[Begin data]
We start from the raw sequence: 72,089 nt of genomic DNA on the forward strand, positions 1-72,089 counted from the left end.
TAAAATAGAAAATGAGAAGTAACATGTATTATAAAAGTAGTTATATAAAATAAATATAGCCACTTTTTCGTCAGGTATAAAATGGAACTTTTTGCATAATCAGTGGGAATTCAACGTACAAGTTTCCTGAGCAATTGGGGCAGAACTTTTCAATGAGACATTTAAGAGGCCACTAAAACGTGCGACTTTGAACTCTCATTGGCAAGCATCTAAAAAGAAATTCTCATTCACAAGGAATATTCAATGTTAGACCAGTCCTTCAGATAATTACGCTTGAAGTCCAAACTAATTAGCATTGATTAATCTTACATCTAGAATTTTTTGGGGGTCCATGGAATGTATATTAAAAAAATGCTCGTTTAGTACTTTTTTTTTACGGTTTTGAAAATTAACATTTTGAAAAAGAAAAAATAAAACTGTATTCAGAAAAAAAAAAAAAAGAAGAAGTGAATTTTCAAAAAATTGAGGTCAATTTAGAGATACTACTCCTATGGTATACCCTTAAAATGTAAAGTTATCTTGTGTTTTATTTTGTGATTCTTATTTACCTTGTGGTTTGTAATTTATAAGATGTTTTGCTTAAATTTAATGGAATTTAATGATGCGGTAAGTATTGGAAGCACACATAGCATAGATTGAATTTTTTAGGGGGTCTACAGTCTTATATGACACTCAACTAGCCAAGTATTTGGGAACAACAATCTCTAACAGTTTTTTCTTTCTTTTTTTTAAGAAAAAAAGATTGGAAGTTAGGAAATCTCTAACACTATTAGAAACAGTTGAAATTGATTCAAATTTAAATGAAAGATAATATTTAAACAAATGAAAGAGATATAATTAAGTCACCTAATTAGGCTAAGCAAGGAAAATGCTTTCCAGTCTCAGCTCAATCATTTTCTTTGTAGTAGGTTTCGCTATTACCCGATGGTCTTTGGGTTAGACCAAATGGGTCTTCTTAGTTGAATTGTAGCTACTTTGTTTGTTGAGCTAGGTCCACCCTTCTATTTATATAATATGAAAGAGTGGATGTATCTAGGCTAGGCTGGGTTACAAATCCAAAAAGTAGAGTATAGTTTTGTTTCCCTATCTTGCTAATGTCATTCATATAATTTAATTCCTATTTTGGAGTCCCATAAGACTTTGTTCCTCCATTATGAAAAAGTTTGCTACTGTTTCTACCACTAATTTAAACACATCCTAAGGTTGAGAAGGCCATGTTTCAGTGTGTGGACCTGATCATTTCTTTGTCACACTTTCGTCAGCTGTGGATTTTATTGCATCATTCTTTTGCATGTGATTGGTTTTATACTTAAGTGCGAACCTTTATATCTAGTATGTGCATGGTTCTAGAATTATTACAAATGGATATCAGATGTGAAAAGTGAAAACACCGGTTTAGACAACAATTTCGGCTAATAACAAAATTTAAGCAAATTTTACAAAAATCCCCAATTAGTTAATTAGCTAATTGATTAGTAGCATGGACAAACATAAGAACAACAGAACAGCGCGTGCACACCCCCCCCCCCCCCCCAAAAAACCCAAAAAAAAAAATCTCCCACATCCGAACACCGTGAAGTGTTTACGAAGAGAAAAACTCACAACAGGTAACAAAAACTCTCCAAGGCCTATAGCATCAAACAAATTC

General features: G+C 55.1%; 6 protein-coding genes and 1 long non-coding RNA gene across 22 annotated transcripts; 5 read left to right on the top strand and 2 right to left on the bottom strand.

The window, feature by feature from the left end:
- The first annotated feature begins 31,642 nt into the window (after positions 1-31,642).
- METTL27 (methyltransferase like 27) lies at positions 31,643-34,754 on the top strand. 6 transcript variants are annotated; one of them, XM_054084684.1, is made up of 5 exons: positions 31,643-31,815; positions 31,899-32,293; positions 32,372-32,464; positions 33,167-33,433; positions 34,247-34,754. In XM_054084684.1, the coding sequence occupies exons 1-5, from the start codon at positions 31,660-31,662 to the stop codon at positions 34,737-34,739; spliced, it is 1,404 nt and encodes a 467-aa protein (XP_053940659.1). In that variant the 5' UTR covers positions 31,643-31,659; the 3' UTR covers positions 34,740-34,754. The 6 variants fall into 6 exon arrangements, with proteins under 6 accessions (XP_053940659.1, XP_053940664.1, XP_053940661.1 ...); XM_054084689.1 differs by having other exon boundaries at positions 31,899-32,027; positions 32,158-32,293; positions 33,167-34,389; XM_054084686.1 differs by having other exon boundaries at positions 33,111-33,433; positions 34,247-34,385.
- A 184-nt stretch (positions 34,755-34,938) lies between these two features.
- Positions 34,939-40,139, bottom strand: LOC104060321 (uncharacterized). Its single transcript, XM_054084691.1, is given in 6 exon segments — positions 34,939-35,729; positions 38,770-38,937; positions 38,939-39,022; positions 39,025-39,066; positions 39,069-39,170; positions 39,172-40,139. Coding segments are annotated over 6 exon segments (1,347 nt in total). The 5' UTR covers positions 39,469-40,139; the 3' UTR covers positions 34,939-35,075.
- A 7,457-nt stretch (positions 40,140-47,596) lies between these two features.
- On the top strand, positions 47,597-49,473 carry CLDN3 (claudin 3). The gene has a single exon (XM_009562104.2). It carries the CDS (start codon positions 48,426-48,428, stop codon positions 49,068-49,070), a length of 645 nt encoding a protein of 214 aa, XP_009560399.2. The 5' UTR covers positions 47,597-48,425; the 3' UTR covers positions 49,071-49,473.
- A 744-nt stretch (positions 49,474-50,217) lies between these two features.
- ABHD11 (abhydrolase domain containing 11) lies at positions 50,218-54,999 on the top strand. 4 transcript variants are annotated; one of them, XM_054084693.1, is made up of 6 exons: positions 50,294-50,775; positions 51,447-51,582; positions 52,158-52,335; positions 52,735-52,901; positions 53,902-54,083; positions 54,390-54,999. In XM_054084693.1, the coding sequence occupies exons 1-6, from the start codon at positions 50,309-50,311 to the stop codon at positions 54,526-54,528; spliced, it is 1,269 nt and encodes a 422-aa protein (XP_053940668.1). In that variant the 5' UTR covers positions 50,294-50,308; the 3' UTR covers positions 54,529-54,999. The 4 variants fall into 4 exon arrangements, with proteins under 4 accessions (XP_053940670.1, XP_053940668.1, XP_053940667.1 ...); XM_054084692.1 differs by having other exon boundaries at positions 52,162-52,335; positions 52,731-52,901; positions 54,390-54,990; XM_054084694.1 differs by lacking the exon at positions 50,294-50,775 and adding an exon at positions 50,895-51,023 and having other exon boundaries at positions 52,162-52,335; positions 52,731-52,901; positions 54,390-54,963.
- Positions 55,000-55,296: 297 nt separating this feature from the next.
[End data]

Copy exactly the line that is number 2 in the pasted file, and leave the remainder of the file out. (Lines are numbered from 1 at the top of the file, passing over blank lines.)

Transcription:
TAAAATAGAAAATGAGAAGTAACATGTATTATAAAAGTAGTTATATAAAATAAATATAGCCACTTTTTCGTCAGGTATAAAATGGAACTTTTTGCATAATCAGTGGGAATTCAACGTACAAGTTTCCTGAGCAATTGGGGCAGAACTTTTCAATGAGACATTTAAGAGGCCACTAAAACGTGCGACTTTGAACTCTCATTGGCAAGCATCTAAAAAGAAATTCTCATTCACAAGGAATATTCAATGTTAGACCAGTCCTTCAGATAATTACGCTTGAAGTCCAAACTAATTAGCATTGATTAATCTTACATCTAGAATTTTTTGGGGGTCCATGGAATGTATATTAAAAAAATGCTCGTTTAGTACTTTTTTTTTACGGTTTTGAAAATTAACATTTTGAAAAAGAAAAAATAAAACTGTATTCAGAAAAAAAAAAAAAAGAAGAAGTGAATTTTCAAAAAATTGAGGTCAATTTAGAGATACTACTCCTATGGTATACCCTTAAAATGTAAAGTTATCTTGTGTTTTATTTTGTGATTCTTATTTACCTTGTGGTTTGTAATTTATAAGATGTTTTGCTTAAATTTAATGGAATTTAATGATGCGGTAAGTATTGGAAGCACACATAGCATAGATTGAATTTTTTAGGGGGTCTACAGTCTTATATGACACTCAACTAGCCAAGTATTTGGGAACAACAATCTCTAACAGTTTTTTCTTTCTTTTTTTTAAGAAAAAAAGATTGGAAGTTAGGAAATCTCTAACACTATTAGAAACAGTTGAAATTGATTCAAATTTAAATGAAAGATAATATTTAAACAAATGAAAGAGATATAATTAAGTCACCTAATTAGGCTAAGCAAGGAAAATGCTTTCCAGTCTCAGCTCAATCATTTTCTTTGTAGTAGGTTTCGCTATTACCCGATGGTCTTTGGGTTAGACCAAATGGGTCTTCTTAGTTGAATTGTAGCTACTTTGTTTGTTGAGCTAGGTCCACCCTTCTATTTATATAATATGAAAGAGTGGATGTATCTAGGCTAGGCTGGGTTACAAATCCAAAAAGTAGAGTATAGTTTTGTTTCCCTATCTTGCTAATGTCATTCATATAATTTAATTCCTATTTTGGAGTCCCATAAGACTTTGTTCCTCCATTATGAAAAAGTTTGCTACTGTTTCTACCACTAATTTAAACACATCCTAAGGTTGAGAAGGCCATGTTTCAGTGTGTGGACCTGATCATTTCTTTGTCACACTTTCGTCAGCTGTGGATTTTATTGCATCATTCTTTTGCATGTGATTGGTTTTATACTTAAGTGCGAACCTTTATATCTAGTATGTGCATGGTTCTAGAATTATTACAAATGGATATCAGATGTGAAAAGTGAAAACACCGGTTTAGACAACAATTTCGGCTAATAACAAAATTTAAGCAAATTTTACAAAAATCCCCAATTAGTTAATTAGCTAATTGATTAGTAGCATGGACAAACATAAGAACAACAGAACAGCGCGTGCACACCCCCCCCCCCCCCCCAAAAAACCCAAAAAAAAAAATCTCCCACATCCGAACACCGTGAAGTGTTTACGAAGAGAAAAACTCACAACAGGTAACAAAAACTCTCCAAGGCCTATAGCATCAAACAAATTC